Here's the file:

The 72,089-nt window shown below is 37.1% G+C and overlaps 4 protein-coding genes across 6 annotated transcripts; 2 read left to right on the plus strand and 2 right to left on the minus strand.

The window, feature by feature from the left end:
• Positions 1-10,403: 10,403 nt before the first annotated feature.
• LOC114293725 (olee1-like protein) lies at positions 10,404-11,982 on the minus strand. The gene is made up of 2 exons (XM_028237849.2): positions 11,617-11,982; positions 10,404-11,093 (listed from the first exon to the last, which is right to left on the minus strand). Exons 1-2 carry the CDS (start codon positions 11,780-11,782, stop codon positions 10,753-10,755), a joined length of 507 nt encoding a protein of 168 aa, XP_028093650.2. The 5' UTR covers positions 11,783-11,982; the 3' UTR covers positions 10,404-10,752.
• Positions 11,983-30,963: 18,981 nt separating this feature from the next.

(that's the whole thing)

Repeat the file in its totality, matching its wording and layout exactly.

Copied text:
The 72,089-nt window shown below is 37.1% G+C and overlaps 4 protein-coding genes across 6 annotated transcripts; 2 read left to right on the plus strand and 2 right to left on the minus strand.

The window, feature by feature from the left end:
• Positions 1-10,403: 10,403 nt before the first annotated feature.
• LOC114293725 (olee1-like protein) lies at positions 10,404-11,982 on the minus strand. The gene is made up of 2 exons (XM_028237849.2): positions 11,617-11,982; positions 10,404-11,093 (listed from the first exon to the last, which is right to left on the minus strand). Exons 1-2 carry the CDS (start codon positions 11,780-11,782, stop codon positions 10,753-10,755), a joined length of 507 nt encoding a protein of 168 aa, XP_028093650.2. The 5' UTR covers positions 11,783-11,982; the 3' UTR covers positions 10,404-10,752.
• Positions 11,983-30,963: 18,981 nt separating this feature from the next.